Treating Homeless People As Symbols

You knew something like this was bound to happen.

Late Wednesday morning, March 2, Andrew Harris was sitting in his legally parked car in Magnolia Village, where he has worked at a local gas station for over a decade. Suddenly, says Harris, a uniformed security officer rapped on his window.

The officer, James Tooney, works for a private security company called Central Protection that has been retained by Magnolia residents dissatisfied with the Seattle Police Department’s unwillingness to confirm some of their wilder theories concerning the menacing hordes of homeless people in cars and RVs infesting their quiet neighborhood. And so, Harris claims, Tooney told him that his car was parked illegally and he would need to move. Harris replied that it wasn’t, and started filming the encounter with his cell phone. That’s apparently when things got ugly. Harris says Tooney – a private rent-a-cop with no more legal authority than any other citizen, pulled Harris from his car and swatted the phone from hia hand, shattering it when it fell. As Harris stooped to pick up the pieces, he claims, Tooney pepper-sprayed him “seven or eight times,” tackled and handcuffed him, leaving him in the back of Tooney’s SUV while SPD was called.

Central Protection has refused to comment other than to say that Tooney’s version of events differs significantly – but paramedics did treat Harris for pepper spray to the face and eyes, SPD did not arrest or charge Harris; and Harris had every right to sit quietly in his vehicle. He’s reportedly considering assault charges. But this is what happens when private companies are given orders to run off people who “don’t belong,” and Central Protection’s client, the Magnolia Patrol Association, has already been notorious for bizarre accusations at public hearings and was outed by local blogger Erica C. Barnett as using the NextDoor app to fan their collective anti-homeless paranoia in rather unhinged ways.

Magnolia and Ballard residents are the constituents Sen. Reuven Carlyle was most directly catering to when he spearheaded introduction of a bill in Olympia last month that would spend $1 million to build a razor-wire-topped fence around the now-swept site of The Jungle, a notorious homeless encampment between I-5 and Beacon Hill that has persisted for at least two decades despite various city efforts to clear it out. Carlyle’s bill would then spend another $600,000 a year to retain – wait for it – a private security firm, to ensure that former residents don’t try to climb, cut, or dig their way back into the forbidden zone.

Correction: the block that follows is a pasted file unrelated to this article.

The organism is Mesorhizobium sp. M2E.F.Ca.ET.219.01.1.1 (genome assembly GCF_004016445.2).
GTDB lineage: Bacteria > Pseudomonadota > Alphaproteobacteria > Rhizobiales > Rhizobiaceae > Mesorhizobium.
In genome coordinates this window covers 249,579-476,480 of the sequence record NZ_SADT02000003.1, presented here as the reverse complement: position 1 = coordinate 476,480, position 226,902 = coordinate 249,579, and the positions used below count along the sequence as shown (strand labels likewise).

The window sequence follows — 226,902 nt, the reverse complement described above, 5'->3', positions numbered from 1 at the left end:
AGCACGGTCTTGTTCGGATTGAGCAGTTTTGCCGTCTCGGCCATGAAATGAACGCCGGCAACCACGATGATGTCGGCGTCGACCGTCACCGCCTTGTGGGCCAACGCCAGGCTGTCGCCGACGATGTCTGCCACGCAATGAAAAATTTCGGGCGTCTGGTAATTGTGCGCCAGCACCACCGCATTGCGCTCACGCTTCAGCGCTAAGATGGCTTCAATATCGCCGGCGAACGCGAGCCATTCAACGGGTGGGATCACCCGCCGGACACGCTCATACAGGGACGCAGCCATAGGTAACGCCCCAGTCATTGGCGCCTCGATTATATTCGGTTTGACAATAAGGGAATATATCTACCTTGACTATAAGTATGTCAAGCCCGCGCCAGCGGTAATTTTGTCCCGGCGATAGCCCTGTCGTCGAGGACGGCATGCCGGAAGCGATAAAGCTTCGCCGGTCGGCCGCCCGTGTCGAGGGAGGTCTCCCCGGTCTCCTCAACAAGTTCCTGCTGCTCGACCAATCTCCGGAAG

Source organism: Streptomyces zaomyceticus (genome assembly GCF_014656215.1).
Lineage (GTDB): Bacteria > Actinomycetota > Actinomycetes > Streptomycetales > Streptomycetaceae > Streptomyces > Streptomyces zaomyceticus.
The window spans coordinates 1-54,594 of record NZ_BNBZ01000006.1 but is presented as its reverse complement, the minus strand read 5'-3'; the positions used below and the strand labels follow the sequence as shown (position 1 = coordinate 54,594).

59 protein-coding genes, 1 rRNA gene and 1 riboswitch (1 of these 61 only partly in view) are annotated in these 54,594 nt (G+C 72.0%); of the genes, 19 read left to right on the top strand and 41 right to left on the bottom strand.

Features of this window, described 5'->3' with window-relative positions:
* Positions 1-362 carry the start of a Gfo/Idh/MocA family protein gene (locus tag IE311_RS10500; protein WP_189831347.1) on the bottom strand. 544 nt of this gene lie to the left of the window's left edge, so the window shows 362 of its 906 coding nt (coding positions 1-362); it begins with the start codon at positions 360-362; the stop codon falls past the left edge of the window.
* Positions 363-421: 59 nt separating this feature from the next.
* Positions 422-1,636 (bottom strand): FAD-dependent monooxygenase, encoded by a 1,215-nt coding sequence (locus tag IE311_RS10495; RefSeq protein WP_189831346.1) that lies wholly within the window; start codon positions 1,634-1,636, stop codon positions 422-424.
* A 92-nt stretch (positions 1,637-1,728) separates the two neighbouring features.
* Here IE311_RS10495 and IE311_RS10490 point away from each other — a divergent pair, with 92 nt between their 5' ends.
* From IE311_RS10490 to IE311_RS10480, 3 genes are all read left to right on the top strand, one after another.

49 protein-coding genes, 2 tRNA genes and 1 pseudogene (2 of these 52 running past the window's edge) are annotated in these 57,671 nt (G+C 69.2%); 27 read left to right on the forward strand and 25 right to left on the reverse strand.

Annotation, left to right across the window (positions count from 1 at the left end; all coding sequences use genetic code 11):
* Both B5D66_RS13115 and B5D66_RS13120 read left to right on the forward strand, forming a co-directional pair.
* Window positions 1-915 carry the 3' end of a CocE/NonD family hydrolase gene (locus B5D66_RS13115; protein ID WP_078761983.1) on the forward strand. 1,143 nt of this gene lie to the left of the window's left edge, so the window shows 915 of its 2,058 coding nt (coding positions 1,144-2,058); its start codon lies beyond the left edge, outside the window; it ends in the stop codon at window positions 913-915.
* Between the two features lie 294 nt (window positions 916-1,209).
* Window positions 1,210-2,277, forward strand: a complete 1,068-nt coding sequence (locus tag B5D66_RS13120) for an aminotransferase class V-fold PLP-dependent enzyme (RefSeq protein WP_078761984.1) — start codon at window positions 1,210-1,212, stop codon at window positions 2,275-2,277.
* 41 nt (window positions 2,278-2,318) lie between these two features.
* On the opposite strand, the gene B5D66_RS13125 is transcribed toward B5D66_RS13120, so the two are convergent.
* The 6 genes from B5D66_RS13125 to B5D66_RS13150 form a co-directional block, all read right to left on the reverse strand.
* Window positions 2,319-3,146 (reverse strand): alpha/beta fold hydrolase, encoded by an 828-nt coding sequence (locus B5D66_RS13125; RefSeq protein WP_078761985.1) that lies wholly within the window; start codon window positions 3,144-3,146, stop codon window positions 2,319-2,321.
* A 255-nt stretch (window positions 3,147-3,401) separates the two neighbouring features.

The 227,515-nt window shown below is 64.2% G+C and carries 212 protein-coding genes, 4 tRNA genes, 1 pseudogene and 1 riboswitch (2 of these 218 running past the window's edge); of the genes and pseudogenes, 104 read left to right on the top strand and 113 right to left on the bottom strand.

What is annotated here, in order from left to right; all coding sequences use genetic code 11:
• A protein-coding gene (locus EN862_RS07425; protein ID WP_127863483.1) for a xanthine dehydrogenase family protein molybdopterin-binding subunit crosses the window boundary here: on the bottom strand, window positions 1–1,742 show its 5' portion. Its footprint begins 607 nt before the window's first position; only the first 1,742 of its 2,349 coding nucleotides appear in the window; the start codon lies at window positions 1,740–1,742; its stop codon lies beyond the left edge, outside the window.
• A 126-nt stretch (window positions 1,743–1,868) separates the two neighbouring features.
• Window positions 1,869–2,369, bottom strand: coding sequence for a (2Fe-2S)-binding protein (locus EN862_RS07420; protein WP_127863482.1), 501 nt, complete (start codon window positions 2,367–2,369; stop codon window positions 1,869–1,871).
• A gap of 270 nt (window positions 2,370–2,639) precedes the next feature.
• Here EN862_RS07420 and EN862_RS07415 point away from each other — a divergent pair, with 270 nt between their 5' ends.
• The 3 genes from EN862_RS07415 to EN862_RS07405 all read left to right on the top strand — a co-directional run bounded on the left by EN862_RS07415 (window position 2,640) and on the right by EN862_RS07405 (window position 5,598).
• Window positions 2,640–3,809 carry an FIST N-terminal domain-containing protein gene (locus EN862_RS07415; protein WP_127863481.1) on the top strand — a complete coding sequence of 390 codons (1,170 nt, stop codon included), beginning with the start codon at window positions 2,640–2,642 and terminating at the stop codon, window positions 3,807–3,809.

Now, if our ongoing national brouhaha about illegal immigration has taught us anything, it is that no fence or wall actually works if people are determined enough. Portions of the US border with Mexico not only have fences and razor wire, but walls, rivers, motion sensors and cameras, satellite imagery, roadblocks up to 100 miles inside the border, and numerous militarized patrols of roadless areas. And people still get in.

Beyond wasting money, however, there’s another issue with Carlyle’s bill: it has no provisions for spending any of its rare state funds on shelter or housing for the homeless at all, let alone specifically for the over 400 people formerly living in The Jungle. The state says that housing the homeless is the city’s responsibility; Meanwhile, Mayor Ed Murray has for months begged the state and federal governments to help with funding because the scope of the problem so clearly exceeds the Seattle’s ability to throw money at it.

All that is not to say that folks living in vehicles can’t pose legitimate problems. And plenty of people purporting to help are also being reckless these days. A formerly legal encampment now calling itself Camp Dearborn has evicted Nickelsville as its sponsor, neglecting, in the process voiding its city contract and failing to reliably provide toilets, garbage, or sufficient food. The land’s owner wants them gone. Across town, an activist group called “common cents” called publicly for homeless people to break into and squat in unused buildings around Seattle. Inviting homeless people – many of whom have physical or mental health issues, disabilities, and/or outstanding warrants, and carry their important possessions with them – to court confrontations with police and entanglement with the legal system, without providing any significant support for the resulting calamities, is hugely irresponsible.

What all of these developments have in common is an apparent willingness to treat people living in shelters, encampments, vehicles, or on the street as an abstraction, convenient for scoring personal or ideological points. The only ones who get hurt (other than bystanders like Harris) are the homeless themsleves, each of whom has their own histories, stories, and needs. They’re human beings – not gaming chips.

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